Good Guys Vs. Bad Guys
In our debriefing, we discussed the need for trauma-informed care even in situations that may be volatile. In our culture, many of us have evolved into this kind of dehumanizing language. We label ourselves “good guys,” and call others “bad guys.” Even though the differences may be political or philosophical and not a matter of physical aggression, we employ language that depicts the other person as the enemy.
Rather than people to be loved, understood, and assisted we tend to portray oppositional people as problems, obstacles, and enemies. We use words like Trumpsters and Libtards to describe our fellow human beings. Christians refer to those outside the fold as “worldly,” “ungodly,” “heathen,” or “unsaved.” We even employ aggressive language to describe fellow believers of a different theological bent. I have been guilty of it myself.
Instead, when we show love and respect to others we open the channels of dialogue. If we understand that aggression comes from fear and trauma, then we can address those things with other people before we ever have to start thinking about self-defense. Sometimes religious, political, and other grappling may be necessary. But followers of Jesus should employ means that respect the other person and attempt to do the least amount of harm.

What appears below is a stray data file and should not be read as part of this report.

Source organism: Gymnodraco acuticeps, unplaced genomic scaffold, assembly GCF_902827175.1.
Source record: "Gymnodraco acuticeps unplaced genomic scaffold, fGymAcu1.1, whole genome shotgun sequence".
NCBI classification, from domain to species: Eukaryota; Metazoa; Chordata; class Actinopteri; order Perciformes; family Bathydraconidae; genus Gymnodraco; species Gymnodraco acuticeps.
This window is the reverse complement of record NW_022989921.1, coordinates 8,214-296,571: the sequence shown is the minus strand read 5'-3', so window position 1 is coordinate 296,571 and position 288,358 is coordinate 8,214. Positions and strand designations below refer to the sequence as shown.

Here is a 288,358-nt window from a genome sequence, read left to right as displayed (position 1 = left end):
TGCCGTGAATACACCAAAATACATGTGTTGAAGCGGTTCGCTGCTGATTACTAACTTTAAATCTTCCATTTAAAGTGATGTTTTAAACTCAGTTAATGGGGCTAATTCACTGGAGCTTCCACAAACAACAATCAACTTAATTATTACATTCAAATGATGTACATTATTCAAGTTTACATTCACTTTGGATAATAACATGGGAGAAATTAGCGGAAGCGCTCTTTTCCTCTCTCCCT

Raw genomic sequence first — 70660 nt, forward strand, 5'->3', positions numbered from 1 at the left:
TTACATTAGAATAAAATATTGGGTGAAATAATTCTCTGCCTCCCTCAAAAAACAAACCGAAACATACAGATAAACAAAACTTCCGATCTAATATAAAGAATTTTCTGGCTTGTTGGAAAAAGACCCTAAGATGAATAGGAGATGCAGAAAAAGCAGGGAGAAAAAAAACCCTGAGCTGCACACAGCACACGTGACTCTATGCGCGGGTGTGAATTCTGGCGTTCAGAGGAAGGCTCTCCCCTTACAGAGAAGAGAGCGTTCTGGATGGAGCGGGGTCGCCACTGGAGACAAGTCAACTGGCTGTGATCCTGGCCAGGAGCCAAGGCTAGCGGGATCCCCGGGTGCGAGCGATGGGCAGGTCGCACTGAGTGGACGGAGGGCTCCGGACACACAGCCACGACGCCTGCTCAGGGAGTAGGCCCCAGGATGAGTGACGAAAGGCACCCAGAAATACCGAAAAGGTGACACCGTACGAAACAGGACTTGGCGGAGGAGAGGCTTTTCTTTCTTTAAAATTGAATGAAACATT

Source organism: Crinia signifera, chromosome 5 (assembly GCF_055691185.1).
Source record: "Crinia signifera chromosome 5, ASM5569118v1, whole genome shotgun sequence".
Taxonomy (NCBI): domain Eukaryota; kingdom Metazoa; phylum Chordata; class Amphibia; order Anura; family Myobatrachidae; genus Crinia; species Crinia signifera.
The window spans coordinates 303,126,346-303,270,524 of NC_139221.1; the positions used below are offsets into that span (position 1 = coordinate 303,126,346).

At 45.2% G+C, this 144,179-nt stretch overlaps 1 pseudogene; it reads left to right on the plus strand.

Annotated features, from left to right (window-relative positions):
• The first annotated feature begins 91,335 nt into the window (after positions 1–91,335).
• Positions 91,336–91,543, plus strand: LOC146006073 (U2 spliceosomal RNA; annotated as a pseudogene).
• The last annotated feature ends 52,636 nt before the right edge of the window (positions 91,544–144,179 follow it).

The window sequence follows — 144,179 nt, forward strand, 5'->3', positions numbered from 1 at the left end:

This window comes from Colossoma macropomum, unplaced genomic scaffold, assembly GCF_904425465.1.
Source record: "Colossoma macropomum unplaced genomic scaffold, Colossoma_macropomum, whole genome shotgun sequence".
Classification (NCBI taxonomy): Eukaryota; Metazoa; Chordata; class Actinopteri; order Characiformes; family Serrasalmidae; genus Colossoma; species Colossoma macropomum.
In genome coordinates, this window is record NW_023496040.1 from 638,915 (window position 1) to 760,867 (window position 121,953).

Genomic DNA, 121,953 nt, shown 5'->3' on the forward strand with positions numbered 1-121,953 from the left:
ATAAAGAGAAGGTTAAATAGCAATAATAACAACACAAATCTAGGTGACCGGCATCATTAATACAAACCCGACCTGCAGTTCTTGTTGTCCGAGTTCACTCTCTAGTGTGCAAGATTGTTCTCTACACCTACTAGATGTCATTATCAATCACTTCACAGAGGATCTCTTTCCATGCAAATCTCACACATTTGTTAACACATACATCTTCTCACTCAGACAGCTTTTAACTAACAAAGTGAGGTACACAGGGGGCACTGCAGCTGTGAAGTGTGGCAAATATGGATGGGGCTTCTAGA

How We Play the Game
In life, it’s inevitable that sometimes there are going to be winners and losers. But how we play the game will reveal the heart that’s inside us. If we follow the path of Jesus, we’ll be able to say in the words of the old Dave Mason song, that says, “There ain’t no good guy, there ain’t no bad guy. There’s only you and me, and we just disagree.”
For related reading, check out my articles:
- “Try That in a Small Town” Vs. “So Long, Dixie”–Differing Southern Views